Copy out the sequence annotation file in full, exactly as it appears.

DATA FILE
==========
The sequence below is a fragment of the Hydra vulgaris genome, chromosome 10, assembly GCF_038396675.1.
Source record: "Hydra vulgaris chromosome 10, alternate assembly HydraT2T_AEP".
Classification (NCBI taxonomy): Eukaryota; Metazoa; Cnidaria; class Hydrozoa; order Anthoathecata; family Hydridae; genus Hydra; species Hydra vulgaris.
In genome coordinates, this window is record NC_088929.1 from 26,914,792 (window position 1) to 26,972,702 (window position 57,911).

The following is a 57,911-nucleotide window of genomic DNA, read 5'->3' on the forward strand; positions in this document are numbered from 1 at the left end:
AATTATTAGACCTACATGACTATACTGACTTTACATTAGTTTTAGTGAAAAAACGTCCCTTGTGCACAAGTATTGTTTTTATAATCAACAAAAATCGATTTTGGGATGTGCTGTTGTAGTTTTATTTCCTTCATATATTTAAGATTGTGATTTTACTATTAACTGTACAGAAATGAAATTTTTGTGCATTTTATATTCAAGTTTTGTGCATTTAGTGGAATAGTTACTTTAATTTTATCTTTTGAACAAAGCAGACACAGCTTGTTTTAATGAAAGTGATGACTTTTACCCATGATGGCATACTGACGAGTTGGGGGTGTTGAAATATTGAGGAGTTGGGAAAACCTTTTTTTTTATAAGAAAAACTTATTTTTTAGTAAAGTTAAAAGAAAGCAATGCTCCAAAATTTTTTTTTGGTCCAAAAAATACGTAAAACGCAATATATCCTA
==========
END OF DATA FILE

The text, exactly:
The sequence below is a fragment of the Hydra vulgaris genome, chromosome 10, assembly GCF_038396675.1.
Source record: "Hydra vulgaris chromosome 10, alternate assembly HydraT2T_AEP".
Classification (NCBI taxonomy): Eukaryota; Metazoa; Cnidaria; class Hydrozoa; order Anthoathecata; family Hydridae; genus Hydra; species Hydra vulgaris.
In genome coordinates, this window is record NC_088929.1 from 26,914,792 (window position 1) to 26,972,702 (window position 57,911).

The following is a 57,911-nucleotide window of genomic DNA, read 5'->3' on the forward strand; positions in this document are numbered from 1 at the left end:
AATTATTAGACCTACATGACTATACTGACTTTACATTAGTTTTAGTGAAAAAACGTCCCTTGTGCACAAGTATTGTTTTTATAATCAACAAAAATCGATTTTGGGATGTGCTGTTGTAGTTTTATTTCCTTCATATATTTAAGATTGTGATTTTACTATTAACTGTACAGAAATGAAATTTTTGTGCATTTTATATTCAAGTTTTGTGCATTTAGTGGAATAGTTACTTTAATTTTATCTTTTGAACAAAGCAGACACAGCTTGTTTTAATGAAAGTGATGACTTTTACCCATGATGGCATACTGACGAGTTGGGGGTGTTGAAATATTGAGGAGTTGGGAAAACCTTTTTTTTTATAAGAAAAACTTATTTTTTAGTAAAGTTAAAAGAAAGCAATGCTCCAAAATTTTTTTTTGGTCCAAAAAATACGTAAAACGCAATATATCCTA